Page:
LETTER TO THE EDITOR: Dover needs to get real on tax increase

In response to Mr. and Mrs. Alan Gaddis’ [June 24] letter “Dover made ‘brave choice’ with tax vote,” I must be frank and ask Mr. and Mrs. Gaddis what they put in their punch to write such propaganda.

Mr. and Mrs. Gaddis fail to mention in their letter how this tax increase will affect those living on limited incomes or the average taxpayer living in Dover not getting raises seen by the employees of this city.

Mr. and Mrs. Gaddis can quote numbers all day long, but the question is: what is affordable to those who live in Dover? While watching the meetings on Comcast and reading about the city budget process, I hadn’t heard anyone say anything about how they are going to bring in revenue to the city or lower spending. I just heard how they are going to spend. Where were the recommendations by the administration for new sources of revenue?

Mr. and Mrs. Gaddis may be living high on the hog in the Third District, but many of the rest of us in the city are not. What happened to a livable Dover, quoted by the mayor last year?

It’s understandable taxes must increase to retain emergency and essential service, but let’s be realistic here with this substantial tax increase. Was the fat really trimmed? The city can’t keep taxing the same old homeowners and businesses without repercussions from those who just can’t afford it. I heard the city manager say, “Oh, depending where you live, you may pay less or more in property taxes.” Is this truly fair across the board, Mr. and Mrs. Gaddis?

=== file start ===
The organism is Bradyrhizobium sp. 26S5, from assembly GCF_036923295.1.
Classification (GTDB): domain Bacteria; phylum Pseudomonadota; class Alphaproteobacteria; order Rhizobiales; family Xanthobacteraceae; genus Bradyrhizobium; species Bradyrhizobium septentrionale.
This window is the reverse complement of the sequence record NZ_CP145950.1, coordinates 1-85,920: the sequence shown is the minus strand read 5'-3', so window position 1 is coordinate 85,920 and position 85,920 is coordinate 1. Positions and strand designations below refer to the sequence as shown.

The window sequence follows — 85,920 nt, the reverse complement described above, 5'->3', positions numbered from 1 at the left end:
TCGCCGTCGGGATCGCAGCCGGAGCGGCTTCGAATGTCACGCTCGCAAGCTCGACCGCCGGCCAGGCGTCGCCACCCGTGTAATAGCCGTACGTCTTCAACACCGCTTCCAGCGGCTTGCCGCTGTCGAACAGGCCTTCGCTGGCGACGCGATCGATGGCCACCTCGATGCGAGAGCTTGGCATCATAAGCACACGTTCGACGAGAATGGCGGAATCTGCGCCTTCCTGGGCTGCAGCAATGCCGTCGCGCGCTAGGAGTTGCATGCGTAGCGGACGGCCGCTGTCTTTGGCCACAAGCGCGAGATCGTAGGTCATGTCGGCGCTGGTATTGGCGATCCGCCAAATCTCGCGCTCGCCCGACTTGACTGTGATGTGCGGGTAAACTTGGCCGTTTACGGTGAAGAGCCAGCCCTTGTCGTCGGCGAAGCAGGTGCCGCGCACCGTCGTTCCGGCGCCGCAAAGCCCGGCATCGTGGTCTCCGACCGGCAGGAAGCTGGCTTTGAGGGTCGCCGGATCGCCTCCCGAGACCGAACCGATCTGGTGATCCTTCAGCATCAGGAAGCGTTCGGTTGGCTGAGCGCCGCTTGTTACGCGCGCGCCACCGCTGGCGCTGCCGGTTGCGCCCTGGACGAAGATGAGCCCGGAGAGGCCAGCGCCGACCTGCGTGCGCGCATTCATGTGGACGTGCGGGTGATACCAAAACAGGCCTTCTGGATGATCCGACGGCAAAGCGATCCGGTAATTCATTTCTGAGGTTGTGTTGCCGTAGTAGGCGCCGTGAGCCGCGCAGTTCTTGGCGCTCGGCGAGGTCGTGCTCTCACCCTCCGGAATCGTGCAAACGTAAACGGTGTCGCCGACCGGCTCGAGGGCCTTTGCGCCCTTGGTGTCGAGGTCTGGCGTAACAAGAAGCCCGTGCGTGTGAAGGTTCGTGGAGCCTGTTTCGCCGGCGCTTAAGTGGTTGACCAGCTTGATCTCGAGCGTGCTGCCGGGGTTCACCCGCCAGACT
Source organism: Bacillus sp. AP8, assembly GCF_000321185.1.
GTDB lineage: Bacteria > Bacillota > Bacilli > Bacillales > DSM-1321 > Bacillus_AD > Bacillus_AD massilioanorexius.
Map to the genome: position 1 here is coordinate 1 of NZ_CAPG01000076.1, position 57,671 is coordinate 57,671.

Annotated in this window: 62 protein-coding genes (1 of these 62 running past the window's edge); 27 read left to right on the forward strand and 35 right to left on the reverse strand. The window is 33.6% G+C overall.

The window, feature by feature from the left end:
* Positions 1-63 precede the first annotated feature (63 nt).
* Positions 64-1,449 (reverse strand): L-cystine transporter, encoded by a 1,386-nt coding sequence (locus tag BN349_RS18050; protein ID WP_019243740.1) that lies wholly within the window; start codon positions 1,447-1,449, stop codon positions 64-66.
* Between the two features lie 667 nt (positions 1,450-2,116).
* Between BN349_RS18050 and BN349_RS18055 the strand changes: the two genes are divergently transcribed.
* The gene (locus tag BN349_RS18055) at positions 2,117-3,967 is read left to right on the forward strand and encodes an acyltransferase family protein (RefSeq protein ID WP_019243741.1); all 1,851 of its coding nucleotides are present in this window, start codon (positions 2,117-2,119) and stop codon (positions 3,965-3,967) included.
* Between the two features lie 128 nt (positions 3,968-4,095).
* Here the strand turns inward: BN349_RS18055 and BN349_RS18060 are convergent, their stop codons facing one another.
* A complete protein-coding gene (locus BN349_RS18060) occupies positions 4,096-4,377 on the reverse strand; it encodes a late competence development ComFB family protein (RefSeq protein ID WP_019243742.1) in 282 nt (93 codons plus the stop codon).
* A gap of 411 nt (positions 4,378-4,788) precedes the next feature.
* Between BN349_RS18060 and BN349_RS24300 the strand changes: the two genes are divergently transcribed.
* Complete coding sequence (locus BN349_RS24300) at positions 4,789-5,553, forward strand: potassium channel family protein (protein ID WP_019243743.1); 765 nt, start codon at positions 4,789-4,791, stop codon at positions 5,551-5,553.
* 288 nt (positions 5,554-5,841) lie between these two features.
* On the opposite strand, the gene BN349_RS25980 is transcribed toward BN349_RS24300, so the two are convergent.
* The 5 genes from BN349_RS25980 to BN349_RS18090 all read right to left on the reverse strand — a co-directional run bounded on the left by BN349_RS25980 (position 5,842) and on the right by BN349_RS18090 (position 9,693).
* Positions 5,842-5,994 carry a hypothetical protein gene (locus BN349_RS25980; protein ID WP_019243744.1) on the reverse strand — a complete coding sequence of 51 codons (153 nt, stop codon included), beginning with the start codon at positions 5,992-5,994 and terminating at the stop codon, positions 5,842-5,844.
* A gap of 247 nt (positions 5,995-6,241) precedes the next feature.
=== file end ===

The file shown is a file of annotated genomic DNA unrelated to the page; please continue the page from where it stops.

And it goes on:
My property assessment went way up, and now, my taxes.

You failed to mention the $100,000 that will be paid out of the budget to an out-of-state consultant to analyze the public safety in the city. What is the matter with our own state or city personnel conducting this analysis? It will be interesting to see how the results of this play out with the unions. Another scenario on this could be — what if the consultant returns with an analysis that we are doing just fine on addressing public safety issues? Then, we just wasted $100,000 which could have been saved in this budget.

What I find most alarming that Mr. and Mrs. Gaddis failed to mention is the 3-percent increase in electricity rates and the impact this will have on our city’s major corporations (Kraft, Dover Downs, Playtex-Energizer). Wasn’t displeasure expressed by the director of the Chamber of Commerce and a Kraft representative at (a recent) council meeting?

The question is: what would happen if one or more of these corporations decided to relocate out of Dover? What devastating effect would this have on the city, Mr. and Mrs. Gaddis, or do you just not care? These corporations bring in jobs and revenue to the city. They are an integral part of the heart of this city.

Councilman Hare, Councilman Lewis and Councilman Anderson did a fine job in representing the citizens in our district by opposing the amount of the budget, plus, they came out into the neighborhoods to meet some of the people and asked our input and explained the cost factors. Did your council members come to your house in the Third District?

In closing, since Mr. and Mrs. Gaddis are such huge advocates of tax increases and wasteful spending by the administration, maybe they would like to help others pay their tax bills.

Valarie Matthews
Dover

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